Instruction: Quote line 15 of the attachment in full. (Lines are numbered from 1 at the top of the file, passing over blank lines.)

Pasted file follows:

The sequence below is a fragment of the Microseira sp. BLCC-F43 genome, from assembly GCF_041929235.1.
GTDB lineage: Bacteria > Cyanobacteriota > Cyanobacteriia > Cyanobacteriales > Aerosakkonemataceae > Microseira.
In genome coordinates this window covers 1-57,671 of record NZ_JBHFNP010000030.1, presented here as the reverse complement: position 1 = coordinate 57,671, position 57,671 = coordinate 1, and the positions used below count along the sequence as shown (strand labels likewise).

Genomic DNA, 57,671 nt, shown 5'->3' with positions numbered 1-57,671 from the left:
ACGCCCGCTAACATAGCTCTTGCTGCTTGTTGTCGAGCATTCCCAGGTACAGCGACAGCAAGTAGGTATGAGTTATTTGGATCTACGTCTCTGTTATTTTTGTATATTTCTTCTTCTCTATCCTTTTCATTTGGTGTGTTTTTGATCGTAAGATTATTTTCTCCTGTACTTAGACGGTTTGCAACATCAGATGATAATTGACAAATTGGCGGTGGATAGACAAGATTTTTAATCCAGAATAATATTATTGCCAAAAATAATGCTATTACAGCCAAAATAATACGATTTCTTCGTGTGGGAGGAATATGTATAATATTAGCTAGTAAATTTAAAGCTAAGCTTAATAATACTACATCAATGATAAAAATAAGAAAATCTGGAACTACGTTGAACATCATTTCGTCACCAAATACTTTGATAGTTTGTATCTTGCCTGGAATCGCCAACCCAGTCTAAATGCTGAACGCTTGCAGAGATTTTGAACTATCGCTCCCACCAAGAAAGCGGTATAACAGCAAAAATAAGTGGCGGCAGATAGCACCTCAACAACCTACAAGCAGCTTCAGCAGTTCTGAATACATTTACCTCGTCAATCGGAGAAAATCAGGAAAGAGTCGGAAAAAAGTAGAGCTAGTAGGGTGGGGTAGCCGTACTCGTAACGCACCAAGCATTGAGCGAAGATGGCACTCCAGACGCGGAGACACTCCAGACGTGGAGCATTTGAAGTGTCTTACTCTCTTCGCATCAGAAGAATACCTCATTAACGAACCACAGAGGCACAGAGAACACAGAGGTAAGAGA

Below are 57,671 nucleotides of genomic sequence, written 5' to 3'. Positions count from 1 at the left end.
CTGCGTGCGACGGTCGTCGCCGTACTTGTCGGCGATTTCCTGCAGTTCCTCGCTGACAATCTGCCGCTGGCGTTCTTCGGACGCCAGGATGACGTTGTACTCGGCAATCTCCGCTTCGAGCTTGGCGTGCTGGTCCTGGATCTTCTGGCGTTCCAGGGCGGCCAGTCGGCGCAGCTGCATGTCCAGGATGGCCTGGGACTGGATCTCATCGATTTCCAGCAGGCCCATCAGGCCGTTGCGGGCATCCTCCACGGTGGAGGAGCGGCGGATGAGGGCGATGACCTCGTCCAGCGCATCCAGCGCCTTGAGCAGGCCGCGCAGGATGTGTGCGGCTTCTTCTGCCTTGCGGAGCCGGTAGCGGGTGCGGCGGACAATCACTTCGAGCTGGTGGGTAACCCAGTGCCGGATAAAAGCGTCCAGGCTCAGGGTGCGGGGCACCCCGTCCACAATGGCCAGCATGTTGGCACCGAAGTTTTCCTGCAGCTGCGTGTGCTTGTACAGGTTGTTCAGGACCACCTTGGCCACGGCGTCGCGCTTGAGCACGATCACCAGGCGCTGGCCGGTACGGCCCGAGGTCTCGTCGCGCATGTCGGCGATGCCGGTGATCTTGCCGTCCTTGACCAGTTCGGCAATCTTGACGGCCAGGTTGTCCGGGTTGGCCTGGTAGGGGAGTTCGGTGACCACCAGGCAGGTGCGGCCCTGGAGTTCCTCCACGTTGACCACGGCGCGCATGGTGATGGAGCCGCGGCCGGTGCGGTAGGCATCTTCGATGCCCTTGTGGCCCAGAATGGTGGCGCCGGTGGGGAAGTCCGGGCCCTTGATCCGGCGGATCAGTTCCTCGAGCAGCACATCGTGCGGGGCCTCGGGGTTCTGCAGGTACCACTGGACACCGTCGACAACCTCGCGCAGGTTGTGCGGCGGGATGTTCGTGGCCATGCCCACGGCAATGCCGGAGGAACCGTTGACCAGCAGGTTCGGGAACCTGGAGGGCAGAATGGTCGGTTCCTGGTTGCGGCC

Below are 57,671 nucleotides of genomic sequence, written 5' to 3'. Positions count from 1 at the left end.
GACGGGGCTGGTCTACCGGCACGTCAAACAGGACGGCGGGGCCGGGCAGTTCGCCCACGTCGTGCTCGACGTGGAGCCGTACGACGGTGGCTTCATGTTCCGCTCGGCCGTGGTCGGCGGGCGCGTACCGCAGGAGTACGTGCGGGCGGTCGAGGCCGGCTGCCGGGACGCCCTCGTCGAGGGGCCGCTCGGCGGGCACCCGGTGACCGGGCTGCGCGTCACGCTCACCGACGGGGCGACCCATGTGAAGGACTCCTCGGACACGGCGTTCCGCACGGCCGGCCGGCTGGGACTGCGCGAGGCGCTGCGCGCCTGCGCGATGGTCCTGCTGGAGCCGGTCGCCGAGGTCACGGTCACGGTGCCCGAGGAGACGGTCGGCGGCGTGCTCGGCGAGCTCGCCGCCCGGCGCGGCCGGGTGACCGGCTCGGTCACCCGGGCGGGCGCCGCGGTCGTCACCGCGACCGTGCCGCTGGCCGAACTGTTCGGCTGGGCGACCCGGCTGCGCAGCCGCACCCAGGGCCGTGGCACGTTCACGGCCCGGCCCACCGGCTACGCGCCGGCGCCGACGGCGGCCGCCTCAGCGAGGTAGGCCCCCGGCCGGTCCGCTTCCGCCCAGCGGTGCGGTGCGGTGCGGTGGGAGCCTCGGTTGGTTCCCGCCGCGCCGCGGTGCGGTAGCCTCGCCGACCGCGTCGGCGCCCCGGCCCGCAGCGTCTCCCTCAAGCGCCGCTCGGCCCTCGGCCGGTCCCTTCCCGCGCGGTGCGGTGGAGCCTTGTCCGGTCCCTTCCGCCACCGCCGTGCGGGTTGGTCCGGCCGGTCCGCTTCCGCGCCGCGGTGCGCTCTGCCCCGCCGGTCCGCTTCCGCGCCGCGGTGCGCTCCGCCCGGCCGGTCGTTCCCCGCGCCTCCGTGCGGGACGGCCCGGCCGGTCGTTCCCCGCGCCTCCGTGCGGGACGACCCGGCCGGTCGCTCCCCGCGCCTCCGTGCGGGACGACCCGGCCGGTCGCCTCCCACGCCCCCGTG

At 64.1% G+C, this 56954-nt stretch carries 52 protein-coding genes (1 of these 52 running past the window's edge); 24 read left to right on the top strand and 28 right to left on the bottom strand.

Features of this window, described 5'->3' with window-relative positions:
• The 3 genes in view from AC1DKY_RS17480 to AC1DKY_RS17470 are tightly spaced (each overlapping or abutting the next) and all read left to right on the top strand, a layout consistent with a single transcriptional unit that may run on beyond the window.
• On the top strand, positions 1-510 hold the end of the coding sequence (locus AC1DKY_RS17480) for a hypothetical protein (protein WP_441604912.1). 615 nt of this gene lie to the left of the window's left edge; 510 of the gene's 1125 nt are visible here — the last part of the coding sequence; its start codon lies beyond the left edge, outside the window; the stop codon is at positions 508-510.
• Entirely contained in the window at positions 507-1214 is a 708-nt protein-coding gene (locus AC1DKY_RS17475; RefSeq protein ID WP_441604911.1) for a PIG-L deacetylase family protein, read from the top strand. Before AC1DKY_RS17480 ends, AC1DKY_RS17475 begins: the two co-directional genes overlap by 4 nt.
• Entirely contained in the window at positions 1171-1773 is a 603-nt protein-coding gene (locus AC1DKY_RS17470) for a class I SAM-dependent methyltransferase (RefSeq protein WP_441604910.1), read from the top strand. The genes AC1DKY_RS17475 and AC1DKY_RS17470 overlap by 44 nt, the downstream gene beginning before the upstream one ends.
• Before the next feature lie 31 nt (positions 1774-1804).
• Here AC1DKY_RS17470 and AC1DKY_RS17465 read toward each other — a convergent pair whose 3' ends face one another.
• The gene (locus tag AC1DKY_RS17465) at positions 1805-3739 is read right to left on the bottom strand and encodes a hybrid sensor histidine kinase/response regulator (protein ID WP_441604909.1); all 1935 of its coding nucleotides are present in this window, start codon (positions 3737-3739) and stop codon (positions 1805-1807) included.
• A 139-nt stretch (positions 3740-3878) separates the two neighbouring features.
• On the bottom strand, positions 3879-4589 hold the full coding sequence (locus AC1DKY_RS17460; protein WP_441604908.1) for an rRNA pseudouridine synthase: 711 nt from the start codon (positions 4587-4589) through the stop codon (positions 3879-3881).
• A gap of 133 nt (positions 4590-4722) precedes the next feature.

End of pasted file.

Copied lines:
• Entirely contained in the window at positions 1171-1773 is a 603-nt protein-coding gene (locus AC1DKY_RS17470) for a class I SAM-dependent methyltransferase (RefSeq protein WP_441604910.1), read from the top strand. The genes AC1DKY_RS17475 and AC1DKY_RS17470 overlap by 44 nt, the downstream gene beginning before the upstream one ends.